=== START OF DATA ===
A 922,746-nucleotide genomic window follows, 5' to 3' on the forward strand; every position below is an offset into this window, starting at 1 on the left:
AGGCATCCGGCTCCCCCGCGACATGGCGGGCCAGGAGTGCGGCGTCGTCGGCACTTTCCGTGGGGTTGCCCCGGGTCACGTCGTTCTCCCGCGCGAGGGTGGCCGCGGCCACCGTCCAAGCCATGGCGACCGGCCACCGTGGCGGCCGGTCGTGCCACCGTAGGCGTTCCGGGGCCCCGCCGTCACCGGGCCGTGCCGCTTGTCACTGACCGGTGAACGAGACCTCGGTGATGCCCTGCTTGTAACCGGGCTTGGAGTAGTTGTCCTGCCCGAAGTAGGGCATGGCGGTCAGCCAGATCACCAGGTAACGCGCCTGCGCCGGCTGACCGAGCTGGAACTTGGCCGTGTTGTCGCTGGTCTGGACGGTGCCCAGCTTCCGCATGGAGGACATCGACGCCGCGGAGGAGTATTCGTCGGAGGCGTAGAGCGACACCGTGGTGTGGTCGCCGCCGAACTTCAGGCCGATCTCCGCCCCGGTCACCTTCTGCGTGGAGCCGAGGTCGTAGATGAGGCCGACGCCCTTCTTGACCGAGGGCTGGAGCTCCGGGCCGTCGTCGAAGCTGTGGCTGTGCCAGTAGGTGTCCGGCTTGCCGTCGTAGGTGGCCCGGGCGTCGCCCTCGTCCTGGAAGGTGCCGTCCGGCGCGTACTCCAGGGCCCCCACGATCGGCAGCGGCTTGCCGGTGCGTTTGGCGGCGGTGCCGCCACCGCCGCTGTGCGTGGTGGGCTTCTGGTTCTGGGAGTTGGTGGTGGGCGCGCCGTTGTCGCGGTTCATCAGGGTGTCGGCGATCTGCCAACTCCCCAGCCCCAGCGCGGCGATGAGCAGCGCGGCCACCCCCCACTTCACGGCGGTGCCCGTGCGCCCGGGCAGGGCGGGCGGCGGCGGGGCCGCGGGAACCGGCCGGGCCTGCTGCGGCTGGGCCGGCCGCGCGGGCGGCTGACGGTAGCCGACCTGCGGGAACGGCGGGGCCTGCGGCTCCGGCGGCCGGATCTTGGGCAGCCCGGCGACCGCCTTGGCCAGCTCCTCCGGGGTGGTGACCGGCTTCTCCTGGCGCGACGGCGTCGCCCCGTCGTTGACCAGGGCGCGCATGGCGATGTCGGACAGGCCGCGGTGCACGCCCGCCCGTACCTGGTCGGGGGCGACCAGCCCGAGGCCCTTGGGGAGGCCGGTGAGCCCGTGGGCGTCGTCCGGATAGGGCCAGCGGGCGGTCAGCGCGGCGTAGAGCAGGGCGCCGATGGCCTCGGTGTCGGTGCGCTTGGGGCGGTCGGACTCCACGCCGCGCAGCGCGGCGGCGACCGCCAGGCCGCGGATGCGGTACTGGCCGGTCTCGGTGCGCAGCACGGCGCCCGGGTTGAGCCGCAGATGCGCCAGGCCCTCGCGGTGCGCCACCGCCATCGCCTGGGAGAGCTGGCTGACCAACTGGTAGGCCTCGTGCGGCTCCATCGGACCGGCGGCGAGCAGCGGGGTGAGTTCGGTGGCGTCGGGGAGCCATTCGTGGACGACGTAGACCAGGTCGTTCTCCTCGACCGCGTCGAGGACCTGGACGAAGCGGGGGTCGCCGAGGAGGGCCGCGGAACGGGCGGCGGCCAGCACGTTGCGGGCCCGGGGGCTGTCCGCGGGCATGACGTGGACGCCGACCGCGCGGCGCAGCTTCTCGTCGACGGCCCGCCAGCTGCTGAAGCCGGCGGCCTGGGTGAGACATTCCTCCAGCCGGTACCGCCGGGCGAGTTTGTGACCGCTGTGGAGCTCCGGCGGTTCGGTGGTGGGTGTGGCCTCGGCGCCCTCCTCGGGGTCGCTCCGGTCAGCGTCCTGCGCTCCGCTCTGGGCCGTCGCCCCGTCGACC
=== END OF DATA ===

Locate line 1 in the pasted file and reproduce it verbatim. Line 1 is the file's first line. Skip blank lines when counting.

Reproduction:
A 922,746-nucleotide genomic window follows, 5' to 3' on the forward strand; every position below is an offset into this window, starting at 1 on the left: